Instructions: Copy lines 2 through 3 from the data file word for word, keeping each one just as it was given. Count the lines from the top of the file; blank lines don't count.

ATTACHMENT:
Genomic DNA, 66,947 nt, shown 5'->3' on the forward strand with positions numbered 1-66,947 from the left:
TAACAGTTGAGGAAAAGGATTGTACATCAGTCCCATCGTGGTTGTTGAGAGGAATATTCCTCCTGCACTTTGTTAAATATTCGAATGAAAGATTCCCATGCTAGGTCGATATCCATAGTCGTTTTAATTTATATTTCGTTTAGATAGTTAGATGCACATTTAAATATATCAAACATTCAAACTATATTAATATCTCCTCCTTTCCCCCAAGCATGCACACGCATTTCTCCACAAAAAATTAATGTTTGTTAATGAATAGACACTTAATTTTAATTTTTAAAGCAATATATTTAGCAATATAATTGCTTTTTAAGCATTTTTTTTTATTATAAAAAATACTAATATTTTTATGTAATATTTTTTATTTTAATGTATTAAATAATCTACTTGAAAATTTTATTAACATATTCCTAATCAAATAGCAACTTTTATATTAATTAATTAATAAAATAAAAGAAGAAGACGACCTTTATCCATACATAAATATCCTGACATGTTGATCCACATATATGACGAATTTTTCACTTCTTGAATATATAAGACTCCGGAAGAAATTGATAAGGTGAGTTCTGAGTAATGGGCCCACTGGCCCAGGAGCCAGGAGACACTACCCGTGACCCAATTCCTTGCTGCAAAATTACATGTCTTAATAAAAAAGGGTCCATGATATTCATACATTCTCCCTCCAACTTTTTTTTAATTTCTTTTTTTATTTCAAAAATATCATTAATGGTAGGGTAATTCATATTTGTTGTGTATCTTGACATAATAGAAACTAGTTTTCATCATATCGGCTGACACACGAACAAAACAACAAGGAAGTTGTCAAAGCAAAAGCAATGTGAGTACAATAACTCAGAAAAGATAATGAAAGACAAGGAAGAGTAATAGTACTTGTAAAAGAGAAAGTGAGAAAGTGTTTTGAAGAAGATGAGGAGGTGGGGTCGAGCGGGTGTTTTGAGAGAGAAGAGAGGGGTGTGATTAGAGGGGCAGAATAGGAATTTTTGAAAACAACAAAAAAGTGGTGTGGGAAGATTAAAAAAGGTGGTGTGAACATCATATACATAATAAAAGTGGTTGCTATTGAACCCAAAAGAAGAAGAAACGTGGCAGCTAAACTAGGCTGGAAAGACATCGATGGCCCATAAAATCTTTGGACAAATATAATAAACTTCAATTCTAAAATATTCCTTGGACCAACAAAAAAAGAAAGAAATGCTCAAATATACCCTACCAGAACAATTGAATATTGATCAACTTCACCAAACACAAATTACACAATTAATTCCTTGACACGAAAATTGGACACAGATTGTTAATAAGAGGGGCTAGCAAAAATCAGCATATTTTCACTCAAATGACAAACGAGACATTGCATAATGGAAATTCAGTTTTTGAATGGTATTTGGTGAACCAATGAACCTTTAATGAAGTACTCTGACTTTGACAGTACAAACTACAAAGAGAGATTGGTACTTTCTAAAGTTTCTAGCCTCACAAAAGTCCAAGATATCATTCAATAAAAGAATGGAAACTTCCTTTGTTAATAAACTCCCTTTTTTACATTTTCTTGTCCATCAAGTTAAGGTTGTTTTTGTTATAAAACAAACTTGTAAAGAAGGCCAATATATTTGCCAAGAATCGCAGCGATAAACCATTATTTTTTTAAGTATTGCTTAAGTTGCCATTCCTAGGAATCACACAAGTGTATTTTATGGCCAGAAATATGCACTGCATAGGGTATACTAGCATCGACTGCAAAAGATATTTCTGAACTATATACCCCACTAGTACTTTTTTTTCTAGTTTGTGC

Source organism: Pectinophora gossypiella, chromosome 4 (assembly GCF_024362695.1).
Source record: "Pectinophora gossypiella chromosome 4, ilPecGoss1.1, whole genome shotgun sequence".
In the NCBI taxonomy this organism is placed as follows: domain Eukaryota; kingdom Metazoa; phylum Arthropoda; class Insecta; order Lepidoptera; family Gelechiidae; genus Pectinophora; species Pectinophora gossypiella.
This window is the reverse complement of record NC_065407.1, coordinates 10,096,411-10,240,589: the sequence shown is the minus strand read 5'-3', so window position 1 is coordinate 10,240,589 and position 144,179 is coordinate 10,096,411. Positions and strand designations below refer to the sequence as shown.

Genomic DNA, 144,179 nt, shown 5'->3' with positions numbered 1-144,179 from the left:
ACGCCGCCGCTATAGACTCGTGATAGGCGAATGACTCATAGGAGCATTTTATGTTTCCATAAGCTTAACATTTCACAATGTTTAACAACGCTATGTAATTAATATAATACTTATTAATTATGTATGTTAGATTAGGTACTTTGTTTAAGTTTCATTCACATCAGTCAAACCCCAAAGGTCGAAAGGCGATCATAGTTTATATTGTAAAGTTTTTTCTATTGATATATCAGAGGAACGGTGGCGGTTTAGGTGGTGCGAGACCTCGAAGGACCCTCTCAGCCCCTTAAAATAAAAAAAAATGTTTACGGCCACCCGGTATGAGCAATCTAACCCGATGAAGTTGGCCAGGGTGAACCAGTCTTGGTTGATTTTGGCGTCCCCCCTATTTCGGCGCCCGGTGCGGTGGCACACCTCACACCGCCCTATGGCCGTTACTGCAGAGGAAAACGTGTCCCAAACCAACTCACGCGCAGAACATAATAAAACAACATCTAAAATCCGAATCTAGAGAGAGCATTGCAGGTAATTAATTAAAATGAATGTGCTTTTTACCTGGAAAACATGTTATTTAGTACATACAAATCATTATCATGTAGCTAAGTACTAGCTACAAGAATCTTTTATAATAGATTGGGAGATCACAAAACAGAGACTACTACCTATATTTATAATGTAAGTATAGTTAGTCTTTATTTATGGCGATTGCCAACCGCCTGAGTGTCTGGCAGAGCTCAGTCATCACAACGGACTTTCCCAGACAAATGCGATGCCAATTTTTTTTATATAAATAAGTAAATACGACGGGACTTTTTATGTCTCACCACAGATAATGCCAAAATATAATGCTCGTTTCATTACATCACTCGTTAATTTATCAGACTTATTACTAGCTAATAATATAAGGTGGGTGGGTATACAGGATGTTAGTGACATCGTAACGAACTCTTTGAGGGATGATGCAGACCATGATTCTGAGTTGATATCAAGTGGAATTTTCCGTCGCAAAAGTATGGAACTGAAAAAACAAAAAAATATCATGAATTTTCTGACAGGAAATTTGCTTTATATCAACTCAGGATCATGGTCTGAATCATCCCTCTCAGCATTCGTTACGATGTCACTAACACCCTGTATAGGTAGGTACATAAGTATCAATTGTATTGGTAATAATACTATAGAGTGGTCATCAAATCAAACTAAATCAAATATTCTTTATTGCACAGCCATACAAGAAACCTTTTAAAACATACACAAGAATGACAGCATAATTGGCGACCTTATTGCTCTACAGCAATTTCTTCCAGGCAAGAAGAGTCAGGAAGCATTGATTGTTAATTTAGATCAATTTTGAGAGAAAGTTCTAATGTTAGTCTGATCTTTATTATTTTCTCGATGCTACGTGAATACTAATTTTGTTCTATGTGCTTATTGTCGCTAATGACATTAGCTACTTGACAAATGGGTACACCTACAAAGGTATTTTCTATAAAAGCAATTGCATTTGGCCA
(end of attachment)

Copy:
TAACAGTTGAGGAAAAGGATTGTACATCAGTCCCATCGTGGTTGTTGAGAGGAATATTCCTCCTGCACTTTGTTAAATATTCGAATGAAAGATTCCCATGCTAGGTCGATATCCATAGTCGTTTTAATTTATATTTCGTTTAGATAGTTAGATGCACATTTAAATATATCAAACATTCAAACTATATTAATATCTCCTCCTTTCCCCCAAGCATGCACACGCATTTCTCCACAAAAAATTAATGTTTGTTAATGAATAGACACTTAATTTTAATTTTTAAAGCAATATATTTAGCAATATAATTGCTTTTTAAGCATTTTTTTTTATTATAAAAAATACTAATATTTTTATGTAATATTTTTTATTTTAATGTATTAAATAATCTACTTGAAAATTTTATTAACATATTCCTAATCAAATAGCAACTTTTATATTAATTAATTAATAAAATAAAAGAAGAAGACGACCTTTATCCATACATAAATATCCTGACATGTTGATCCACATATATGACGAATTTTTCACTTCTTGAATATATAAGACTCCGGAAGAAATTGATAAGGTGAGTTCTGAGTAATGGGCCCACTGGCCCAGGAGCCAGGAGACACTACCCGTGACCCAATTCCTTGCTGCAAAATTACATGTCTTAATAAAAAAGGGTCCATGATATTCATACATTCTCCCTCCAACTTTTTTTTAATTTCTTTTTTTATTTCAAAAATATCATTAATGGTAGGGTAATTCATATTTGTTGTGTATCTTGACATAATAGAAACTAGTTTTCATCATATCGGCTGACACACGAACAAAACAACAAGGAAGTTGTCAAAGCAAAAGCAATGTGAGTACAATAACTCAGAAAAGATAATGAAAGACAAGGAAGAGTAATAGTACTTGTAAAAGAGAAAGTGAGAAAGTGTTTTGAAGAAGATGAGGAGGTGGGGTCGAGCGGGTGTTTTGAGAGAGAAGAGAGGGGTGTGATTAGAGGGGCAGAATAGGAATTTTTGAAAACAACAAAAAAGTGGTGTGGGAAGATTAAAAAAGGTGGTGTGAACATCATATACATAATAAAAGTGGTTGCTATTGAACCCAAAAGAAGAAGAAACGTGGCAGCTAAACTAGGCTGGAAAGACATCGATGGCCCATAAAATCTTTGGACAAATATAATAAACTTCAATTCTAAAATATTCCTTGGACCAACAAAAAAAGAAAGAAATGCTCAAATATACCCTACCAGAACAATTGAATATTGATCAACTTCACCAAACACAAATTACACAATTAATTCCTTGACACGAAAATTGGACACAGATTGTTAATAAGAGGGGCTAGCAAAAATCAGCATATTTTCACTCAAATGACAAACGAGACATTGCATAATGGAAATTCAGTTTTTGAATGGTATTTGGTGAACCAATGAACCTTTAATGAAGTACTCTGACTTTGACAGTACAAACTACAAAGAGAGATTGGTACTTTCTAAAGTTTCTAGCCTCACAAAAGTCCAAGATATCATTCAATAAAAGAATGGAAACTTCCTTTGTTAATAAACTCCCTTTTTTACATTTTCTTGTCCATCAAGTTAAGGTTGTTTTTGTTATAAAACAAACTTGTAAAGAAGGCCAATATATTTGCCAAGAATCGCAGCGATAAACCATTATTTTTTTAAGTATTGCTTAAGTTGCCATTCCTAGGAATCACACAAGTGTATTTTATGGCCAGAAATATGCACTGCATAGGGTATACTAGCATCGACTGCAAAAGATATTTCTGAACTATATACCCCACTAGTACTTTTTTTTCTAGTTTGTGC

Source organism: Pectinophora gossypiella, chromosome 4 (assembly GCF_024362695.1).